Marine planning is a new approach to managing the seas around England
Specific details are available about the:
What a marine plan will do
A marine plan will:
- encourage local communities to be involved in planning
- make the most of growth and job opportunities
- consider the environment from the start
- enable sustainable development in the marine area
- integrate with planning on land
- save time and money for investors and developers by giving clear guidance on things to consider or avoid
- encourage shared use of busy areas to benefit as many industries as possible
- encourage developments that consider wildlife and the natural environment
A marine plan:
- sets out priorities and directions for future development within the plan area
- informs sustainable use of marine resources
- helps marine users understand the best locations for their activities, including where new developments may be appropriate.
A marine plan also provides guidance on things to promote or avoid for some locations. They could also support an activity that is important to you.
Marine plans guide those who use and regulate the marine area to encourage sustainable development while considering the environment, economy and society. Marine plans apply only in their area, but if a proposed activity may affect the plan area, this should be acknowledged and considered in the application and decision making.
When you apply for a licence or approval you’ll need to show how you have considered an adopted marine plan or the Marine Policy Statement (MPS). You should explain how the marine plan supports your activity and explain how your project will contribute to achieving objectives in the marine plan.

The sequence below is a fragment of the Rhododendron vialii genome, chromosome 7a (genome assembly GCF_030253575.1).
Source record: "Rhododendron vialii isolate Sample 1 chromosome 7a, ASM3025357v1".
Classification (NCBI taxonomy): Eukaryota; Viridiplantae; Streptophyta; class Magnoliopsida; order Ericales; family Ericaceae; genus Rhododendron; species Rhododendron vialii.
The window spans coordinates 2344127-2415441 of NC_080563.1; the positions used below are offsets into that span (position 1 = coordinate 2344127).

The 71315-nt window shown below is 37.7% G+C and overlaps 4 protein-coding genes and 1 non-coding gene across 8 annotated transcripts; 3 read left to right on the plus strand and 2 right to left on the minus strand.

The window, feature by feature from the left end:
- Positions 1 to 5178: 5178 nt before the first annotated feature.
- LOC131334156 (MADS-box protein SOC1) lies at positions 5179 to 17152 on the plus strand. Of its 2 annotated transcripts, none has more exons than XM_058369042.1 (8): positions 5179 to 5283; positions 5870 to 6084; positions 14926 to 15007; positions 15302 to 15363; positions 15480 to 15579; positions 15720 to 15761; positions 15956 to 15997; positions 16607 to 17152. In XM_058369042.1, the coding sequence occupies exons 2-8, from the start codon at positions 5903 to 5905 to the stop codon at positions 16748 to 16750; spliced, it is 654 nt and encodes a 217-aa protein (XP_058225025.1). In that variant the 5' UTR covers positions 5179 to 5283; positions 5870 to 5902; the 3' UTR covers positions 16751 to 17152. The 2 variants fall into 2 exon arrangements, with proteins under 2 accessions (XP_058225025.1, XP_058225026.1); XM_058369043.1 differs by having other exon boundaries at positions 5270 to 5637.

If you are making an application in an area with a draft plan, the draft marine plan must be considered, but it is not a determining factor.
The Marine Management Organisation (MMO) is responsible for preparing marine plans in England. See details of the exact function of MMO and the scope of its powers in relation to marine planning, as agreed by the Secretary of State in 2010.
Marine plan areas
Each of the 11 marine plan areas will have a marine plan with a long-term (20 years) view of activities and will be reviewed every 3 years. There will be 10 marine plans as the North West will have a single plan following requests to have a single process and one plan for these areas.
All marine plan areas are scheduled to have a plan by 2021.
About marine planning
MMO has produced a short animation called ‘What is marine planning?’ to explain marine planning.
MMO has also produced 4 marine planning factsheets and a guide on how a marine plan is made.
Marine planning in the UK
The Marine and Coastal Access Act 2009 established the legal basis for marine planning.
The UK Marine Policy Statement (MPS) provides the policy framework for the marine planning system. It provides the context for marine plans. Marine plans put into practice the objectives for the marine environment that are identified in the MPS alongside the National Planning Policy Framework (NPPF) and the Localism Act 2011
Where there is no marine plan in place, the MPS sets the direction for decisions that affect the marine areas, such as granting licences for all public bodies. A public body must explain any decision made that is not in line with an adopted plan or the MPS. See ‘Marine planning: A guide for local authority planners’.
Exceptions do exist. For example, a relevant national policy statement carries greater weight so any decision must be in line with that rather than a marine plan or MPS.
‘A description of the marine planning system for England’ describes the marine planning system.
The ‘Strategic Scoping Report for marine planning in England’ identifies natural resources and activities in the marine area of England. It gives a national picture of how activities, resources and ecosystems vary across each of England’s 11 marine plan areas, so we can understand the specific characteristics of each and make plans that take into account the needs of the country as a whole.
The socio-economic study helps marine planners, developers, local councils and others with an interest in sustainable development in the marine area to understand various issues affecting coastal communities. It takes a national view of the socio-economic factors currently driving coastal communities in England, from planned developments to tourism, and then looks in more detail at the East of England – the area where the first 2 marine plans were being developed (at the time).